Thomas Sutcliffe Mort – largest 19th century benefactor to help found the College

Thomas Sutcliffe Mort – largest 19th century benefactor to help found the College

2 years ago

A photographic portrait of the 19thcentury benefactor and one of the early Fellows of the College, Thomas Sutcliffe Mort, now hangs proudly in the Senior Common Room – thanks to the recent generous donation of the picture by David and Clarissa Mort.

In the mid-1850s subscription to fund the creation of St Paul’s College, the largest single donation was one of 500 guineas, from Thomas Sutcliffe Mort (1816-78) and his first wife, Theresa Shepheard Mort (nee Laidley) (1820-69). Thomas Sutcliffe Mort later served as a Fellow of the College from 1862 to 1866.

Thomas Sutcliffe Mort has been described by College historian Alan Atkinson as an “ingenious entrepreneur” who, as one of the most prominent Anglican lay people in Sydney in his time, also believed in “the sublime social purposes of the Church”. 

As well as supporting the creation of St Paul’s, his philanthropy included funding Church work among the poor, and missionary activity in Melanesia (his daughter Annie Mort was married to the third Bishop of Melanesia).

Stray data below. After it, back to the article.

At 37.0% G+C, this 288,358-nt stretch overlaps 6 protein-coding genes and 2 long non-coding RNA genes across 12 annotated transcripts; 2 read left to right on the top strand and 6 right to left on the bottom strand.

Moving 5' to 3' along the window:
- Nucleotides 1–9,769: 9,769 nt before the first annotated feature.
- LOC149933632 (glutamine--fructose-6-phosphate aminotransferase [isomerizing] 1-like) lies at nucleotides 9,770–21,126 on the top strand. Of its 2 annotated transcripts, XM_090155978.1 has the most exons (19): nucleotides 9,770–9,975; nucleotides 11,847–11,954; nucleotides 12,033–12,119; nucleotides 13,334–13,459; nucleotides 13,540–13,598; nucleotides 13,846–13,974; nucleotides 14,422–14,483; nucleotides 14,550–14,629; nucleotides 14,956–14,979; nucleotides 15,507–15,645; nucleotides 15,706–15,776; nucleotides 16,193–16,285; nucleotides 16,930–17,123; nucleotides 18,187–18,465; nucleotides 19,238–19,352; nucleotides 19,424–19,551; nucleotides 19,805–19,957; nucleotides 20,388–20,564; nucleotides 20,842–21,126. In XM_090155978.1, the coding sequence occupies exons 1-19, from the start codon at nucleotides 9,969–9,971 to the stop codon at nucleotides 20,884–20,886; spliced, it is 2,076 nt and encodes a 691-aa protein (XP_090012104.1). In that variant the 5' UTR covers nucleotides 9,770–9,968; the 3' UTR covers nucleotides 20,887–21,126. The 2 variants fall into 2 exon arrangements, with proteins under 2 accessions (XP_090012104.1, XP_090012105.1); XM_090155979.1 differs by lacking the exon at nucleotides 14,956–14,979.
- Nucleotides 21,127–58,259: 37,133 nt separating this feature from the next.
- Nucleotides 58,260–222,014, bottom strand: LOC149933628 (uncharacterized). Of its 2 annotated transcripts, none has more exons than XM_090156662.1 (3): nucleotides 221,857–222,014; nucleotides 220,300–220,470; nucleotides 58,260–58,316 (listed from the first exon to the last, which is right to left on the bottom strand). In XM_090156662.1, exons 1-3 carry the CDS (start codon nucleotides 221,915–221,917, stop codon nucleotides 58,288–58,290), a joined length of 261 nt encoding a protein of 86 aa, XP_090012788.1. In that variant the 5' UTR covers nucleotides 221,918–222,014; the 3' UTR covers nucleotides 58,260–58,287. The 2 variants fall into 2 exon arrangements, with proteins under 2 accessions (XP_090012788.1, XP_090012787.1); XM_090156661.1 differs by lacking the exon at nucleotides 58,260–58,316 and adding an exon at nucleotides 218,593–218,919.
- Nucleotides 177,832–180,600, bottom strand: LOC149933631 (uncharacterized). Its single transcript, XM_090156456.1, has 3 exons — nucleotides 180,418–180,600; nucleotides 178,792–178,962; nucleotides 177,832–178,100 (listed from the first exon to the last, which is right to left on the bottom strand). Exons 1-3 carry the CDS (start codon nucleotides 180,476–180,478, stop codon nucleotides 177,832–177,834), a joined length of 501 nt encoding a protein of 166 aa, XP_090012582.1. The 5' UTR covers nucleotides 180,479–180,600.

As well as many other business enterprises – including wool broking, pastoralism and pastoral finance, engineering, early refrigerated shipping and much more – Mort was a co-founder of the Australian Mutual Provident Society (AMP), “to nourish collective prudence among the poor”.

Mort gave the land for St Mark’s Church, Darling Point, and commissioned Edmund Thomas Blacket – the architect also of the College’s first buildings, whose name is memorialised at St Paul’s – to design St Mark’s, and helped to fund its construction. He also helped to fund the building of an Anglican cathedral for Sydney, St Andrew’s Cathedral.

The College is very grateful to David and Clarissa Mort for their kind gift of the photographic portrait of Thomas Sutcliffe Mort. It is fitting that a portrait of the largest single early donor to support the founding of the College, and one of its early Fellows, should hang prominently at St Paul’s.

The Mort connection with St Paul’s happily continues today. Luke Mort is a second year student of the College, and his parents Richard and Kathy are active in support of the College. 

The Australian Dictionary of Biography entry on Thomas Sutcliffe Mort is here.

Pictured above: Portrait of Thomas Sutcliffe Mort hanging in the Senior Common Room
Pictured below: Photograph of Thomas Sutcliffe Mort and Theresa Shepheard Mort